Tourism in the Alps - a nightmare?

In her book "Berg and Breakfast", Selma Mahlknecht analyses what drives people to the mountains, where this leads and what tourism could look like after the Covid 19 pandemic. (Picture zvg)

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How much tourism can the Alps take? Selma Mahlknecht presents her book "Berg and Breakfast" in Altdorf. In it she is looking for answers.

The Alps are a place of longing - and have been since the beginnings of tourism in Switzerland. "Unspoilt" nature, picturesque landscapes and the imposing mountain world attract countless people to the Alpine regions year after year to hike, have a spa or go skiing. Tourism has become an important economic factor in the mountain regions, creating jobs, supporting local businesses and reducing migration from these areas.

For the Uri Institute "Cultures of the Alps", tourism is one of the central issues for mountain regions. "We ask ourselves how global warming, the Covid 19 pandemic or other factors influence the development of tourism in the Alpine regions," says Dr Romed Aschwanden, the institute's managing director.

Now the Institute is organising a public event on the topic. On Thursday evening, 10 February 2022, at 6 pm, author Selma Mahlknecht will present her book "Berg and Breakfast" in the Uristier Hall in Altdorf. This will be followed by a panel discussion.

Intensive Tourism Generates Consumer Scenery

The writer and theatrewoman Selma Mahlknecht lives in the Engadine. She has written several works about the effects of tourism on the Alpine region between Italy, Austria and Switzerland. In her book "Berg and Breakfast" Mahlknecht deals with the longing for untouched nature, the fascination for the mountains and the seemingly basic need for a holiday. "With our fascination for the mountains and our longing to go to untouched nature, we endanger the idyll we are looking for," she says. Intensive tourism generates consumer scenery to which the landscape, architecture and gastronomy are subordinated. The excesses of this are present everywhere: hotel complexes, ski lifts on every peak, Ballermann in the mountains.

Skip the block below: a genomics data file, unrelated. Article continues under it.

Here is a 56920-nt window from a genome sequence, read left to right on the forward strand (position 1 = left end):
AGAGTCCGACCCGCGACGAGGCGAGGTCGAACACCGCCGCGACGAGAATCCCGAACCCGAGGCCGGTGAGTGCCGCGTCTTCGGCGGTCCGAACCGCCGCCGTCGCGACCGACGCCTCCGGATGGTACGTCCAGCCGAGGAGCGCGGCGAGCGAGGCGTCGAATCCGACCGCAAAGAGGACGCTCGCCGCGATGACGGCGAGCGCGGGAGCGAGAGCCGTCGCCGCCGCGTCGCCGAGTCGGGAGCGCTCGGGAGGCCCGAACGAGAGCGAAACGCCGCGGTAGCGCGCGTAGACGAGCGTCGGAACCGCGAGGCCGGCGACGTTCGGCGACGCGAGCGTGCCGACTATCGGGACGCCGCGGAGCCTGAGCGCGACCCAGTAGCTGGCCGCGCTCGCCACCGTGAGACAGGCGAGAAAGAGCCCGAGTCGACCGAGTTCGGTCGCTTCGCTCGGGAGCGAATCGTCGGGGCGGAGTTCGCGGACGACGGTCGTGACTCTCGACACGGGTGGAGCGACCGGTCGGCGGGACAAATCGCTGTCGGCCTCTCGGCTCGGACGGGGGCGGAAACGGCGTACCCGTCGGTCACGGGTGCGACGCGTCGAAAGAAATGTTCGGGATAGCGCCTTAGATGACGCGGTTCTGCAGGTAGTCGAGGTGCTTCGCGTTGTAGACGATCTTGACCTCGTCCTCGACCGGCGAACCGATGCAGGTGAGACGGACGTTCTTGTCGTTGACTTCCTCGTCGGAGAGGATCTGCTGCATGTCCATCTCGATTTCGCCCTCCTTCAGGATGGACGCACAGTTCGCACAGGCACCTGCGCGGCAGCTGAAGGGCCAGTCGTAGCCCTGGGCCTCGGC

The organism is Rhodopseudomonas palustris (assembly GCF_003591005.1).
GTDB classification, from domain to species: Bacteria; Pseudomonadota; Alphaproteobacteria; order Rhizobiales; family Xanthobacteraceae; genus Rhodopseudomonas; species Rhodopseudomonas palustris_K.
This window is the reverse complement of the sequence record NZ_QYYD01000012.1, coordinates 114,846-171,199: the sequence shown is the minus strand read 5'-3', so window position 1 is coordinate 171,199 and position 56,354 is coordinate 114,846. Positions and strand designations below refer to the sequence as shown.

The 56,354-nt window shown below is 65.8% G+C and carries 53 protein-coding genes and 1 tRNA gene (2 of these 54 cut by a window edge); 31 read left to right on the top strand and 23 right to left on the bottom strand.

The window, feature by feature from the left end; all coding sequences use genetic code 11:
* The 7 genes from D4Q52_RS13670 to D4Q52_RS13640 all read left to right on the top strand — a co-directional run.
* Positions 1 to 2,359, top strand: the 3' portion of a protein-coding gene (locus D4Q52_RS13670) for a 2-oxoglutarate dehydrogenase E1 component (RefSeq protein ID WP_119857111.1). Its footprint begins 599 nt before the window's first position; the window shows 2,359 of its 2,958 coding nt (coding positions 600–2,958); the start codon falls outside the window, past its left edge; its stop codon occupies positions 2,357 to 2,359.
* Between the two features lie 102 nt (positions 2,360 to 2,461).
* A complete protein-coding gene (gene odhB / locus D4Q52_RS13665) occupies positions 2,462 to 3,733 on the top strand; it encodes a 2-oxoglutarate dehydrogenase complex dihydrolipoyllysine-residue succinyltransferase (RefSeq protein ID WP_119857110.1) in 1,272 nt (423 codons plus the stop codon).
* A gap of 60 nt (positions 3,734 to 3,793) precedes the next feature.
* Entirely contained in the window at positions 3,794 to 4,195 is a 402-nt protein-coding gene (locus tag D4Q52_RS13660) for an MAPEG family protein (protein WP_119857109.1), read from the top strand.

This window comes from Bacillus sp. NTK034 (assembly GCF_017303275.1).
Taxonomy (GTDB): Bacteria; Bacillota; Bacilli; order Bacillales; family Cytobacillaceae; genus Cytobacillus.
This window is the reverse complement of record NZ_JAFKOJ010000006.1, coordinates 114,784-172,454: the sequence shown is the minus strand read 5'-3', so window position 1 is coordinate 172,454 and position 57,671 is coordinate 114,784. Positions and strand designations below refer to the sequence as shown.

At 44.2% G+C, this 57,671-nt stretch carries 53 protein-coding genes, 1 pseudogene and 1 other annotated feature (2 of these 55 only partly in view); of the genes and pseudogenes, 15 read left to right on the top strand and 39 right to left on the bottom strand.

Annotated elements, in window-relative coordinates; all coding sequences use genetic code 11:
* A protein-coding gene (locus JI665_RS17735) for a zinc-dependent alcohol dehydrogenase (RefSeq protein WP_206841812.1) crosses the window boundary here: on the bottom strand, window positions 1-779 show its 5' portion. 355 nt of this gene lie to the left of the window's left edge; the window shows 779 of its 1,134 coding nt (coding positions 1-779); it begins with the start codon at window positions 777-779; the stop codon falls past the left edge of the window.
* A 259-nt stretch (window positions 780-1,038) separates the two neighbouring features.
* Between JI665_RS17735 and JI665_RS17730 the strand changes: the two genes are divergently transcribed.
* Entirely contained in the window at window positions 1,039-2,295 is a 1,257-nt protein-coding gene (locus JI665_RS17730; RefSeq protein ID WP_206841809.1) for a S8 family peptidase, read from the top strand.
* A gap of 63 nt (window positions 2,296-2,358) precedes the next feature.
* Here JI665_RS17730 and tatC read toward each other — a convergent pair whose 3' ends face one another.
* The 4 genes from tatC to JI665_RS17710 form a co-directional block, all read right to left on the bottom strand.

Selma Mahlknecht approaches the subject from different perspectives. She examines the myth of the mountain, asks why people go travelling. She also shows the side of the people who live and work in the Alpine regions, i.e. where others go on holiday. Finally, she looks at the next developments in the tourism industry. The Covid 19 pandemic, for example, has shown what it means for these regions when there is suddenly a lack of guests from all over the world. But for Selma Mahlknecht, this caesura also offers opportunities: "We can think about what kind of tourism one would like to have in the Alps in the future."

The topic is controversial

After the introductory reading, Selma Mahlknecht and the two historians Dr. Valentin Groebner and Dr. Kurt Gritsch will discuss the topic on the podium. The discussion will be chaired by Dr Romed Aschwanden. Valentin Groebner is Professor of History at the University of Lucerne. His research interests include the history of tourism. Kurt Gritsch is a lecturer at the University of Lucerne. He is currently researching tourism-related labour migration in the Alpine region from the 19th century to the end of the First World War. "I am very much looking forward to discussing the topic controversially with the two scholars and also the audience," says Selma Mahlknecht. "It is always exciting to learn and compare how tourism works in different regions. It triggers emotions in people. That's why I try to reconcile the most diverse points of view in my book."

Information

The event will take place on Thursday, 10 February 2022, at 6 pm in the Uristier Hall at Dätwylerstrasse 27 in Altdorf and is expected to last until 8 pm. Admission is free. The current Corona protection regulations apply (as of 2 February 2022: mask obligation and 2G regulation). Participants are asked to register by email by Sunday, 6 February (email: veranstaltungen@kulturen-der-alpen.ch). More information is available at www.kulturen-der-alpen.ch.


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